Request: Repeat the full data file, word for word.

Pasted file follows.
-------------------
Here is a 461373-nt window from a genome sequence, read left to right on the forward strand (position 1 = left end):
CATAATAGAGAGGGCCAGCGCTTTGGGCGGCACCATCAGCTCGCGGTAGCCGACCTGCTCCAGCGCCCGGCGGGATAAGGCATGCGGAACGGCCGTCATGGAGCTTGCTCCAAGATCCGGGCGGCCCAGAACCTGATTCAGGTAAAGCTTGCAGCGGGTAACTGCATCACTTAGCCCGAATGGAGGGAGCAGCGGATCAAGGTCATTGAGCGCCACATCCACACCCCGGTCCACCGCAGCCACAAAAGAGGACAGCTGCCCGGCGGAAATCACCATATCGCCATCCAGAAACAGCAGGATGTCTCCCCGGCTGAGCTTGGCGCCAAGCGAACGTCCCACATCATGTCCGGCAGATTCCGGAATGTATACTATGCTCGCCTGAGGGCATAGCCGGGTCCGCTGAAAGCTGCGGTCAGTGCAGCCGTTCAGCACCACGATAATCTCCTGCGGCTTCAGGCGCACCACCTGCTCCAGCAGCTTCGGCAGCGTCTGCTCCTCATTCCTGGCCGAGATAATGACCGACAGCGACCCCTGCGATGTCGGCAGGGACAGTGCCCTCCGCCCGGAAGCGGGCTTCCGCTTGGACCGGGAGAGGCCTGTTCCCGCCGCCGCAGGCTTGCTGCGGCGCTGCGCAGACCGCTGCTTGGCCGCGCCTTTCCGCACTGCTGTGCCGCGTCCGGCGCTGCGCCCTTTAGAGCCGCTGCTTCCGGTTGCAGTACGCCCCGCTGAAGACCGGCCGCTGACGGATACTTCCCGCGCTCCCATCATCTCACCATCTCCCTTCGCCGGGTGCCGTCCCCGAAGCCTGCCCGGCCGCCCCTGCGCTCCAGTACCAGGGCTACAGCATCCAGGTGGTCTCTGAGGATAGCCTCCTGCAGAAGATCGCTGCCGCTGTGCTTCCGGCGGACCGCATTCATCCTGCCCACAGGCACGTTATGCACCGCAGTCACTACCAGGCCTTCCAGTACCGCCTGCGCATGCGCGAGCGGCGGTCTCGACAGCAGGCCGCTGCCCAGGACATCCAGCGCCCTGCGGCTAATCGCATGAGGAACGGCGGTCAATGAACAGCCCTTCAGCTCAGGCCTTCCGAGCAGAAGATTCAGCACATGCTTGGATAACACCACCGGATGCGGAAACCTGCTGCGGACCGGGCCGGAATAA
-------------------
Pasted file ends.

Here is a 461373-nt window from a genome sequence, read left to right on the forward strand (position 1 = left end):
CATAATAGAGAGGGCCAGCGCTTTGGGCGGCACCATCAGCTCGCGGTAGCCGACCTGCTCCAGCGCCCGGCGGGATAAGGCATGCGGAACGGCCGTCATGGAGCTTGCTCCAAGATCCGGGCGGCCCAGAACCTGATTCAGGTAAAGCTTGCAGCGGGTAACTGCATCACTTAGCCCGAATGGAGGGAGCAGCGGATCAAGGTCATTGAGCGCCACATCCACACCCCGGTCCACCGCAGCCACAAAAGAGGACAGCTGCCCGGCGGAAATCACCATATCGCCATCCAGAAACAGCAGGATGTCTCCCCGGCTGAGCTTGGCGCCAAGCGAACGTCCCACATCATGTCCGGCAGATTCCGGAATGTATACTATGCTCGCCTGAGGGCATAGCCGGGTCCGCTGAAAGCTGCGGTCAGTGCAGCCGTTCAGCACCACGATAATCTCCTGCGGCTTCAGGCGCACCACCTGCTCCAGCAGCTTCGGCAGCGTCTGCTCCTCATTCCTGGCCGAGATAATGACCGACAGCGACCCCTGCGATGTCGGCAGGGACAGTGCCCTCCGCCCGGAAGCGGGCTTCCGCTTGGACCGGGAGAGGCCTGTTCCCGCCGCCGCAGGCTTGCTGCGGCGCTGCGCAGACCGCTGCTTGGCCGCGCCTTTCCGCACTGCTGTGCCGCGTCCGGCGCTGCGCCCTTTAGAGCCGCTGCTTCCGGTTGCAGTACGCCCCGCTGAAGACCGGCCGCTGACGGATACTTCCCGCGCTCCCATCATCTCACCATCTCCCTTCGCCGGGTGCCGTCCCCGAAGCCTGCCCGGCCGCCCCTGCGCTCCAGTACCAGGGCTACAGCATCCAGGTGGTCTCTGAGGATAGCCTCCTGCAGAAGATCGCTGCCGCTGTGCTTCCGGCGGACCGCATTCATCCTGCCCACAGGCACGTTATGCACCGCAGTCACTACCAGGCCTTCCAGTACCGCCTGCGCATGCGCGAGCGGCGGTCTCGACAGCAGGCCGCTGCCCAGGACATCCAGCGCCCTGCGGCTAATCGCATGAGGAACGGCGGTCAATGAACAGCCCTTCAGCTCAGGCCTTCCGAGCAGAAGATTCAGCACATGCTTGGATAACACCACCGGATGCGGAAACCTGCTGCGGACCGGGCCGGAATAA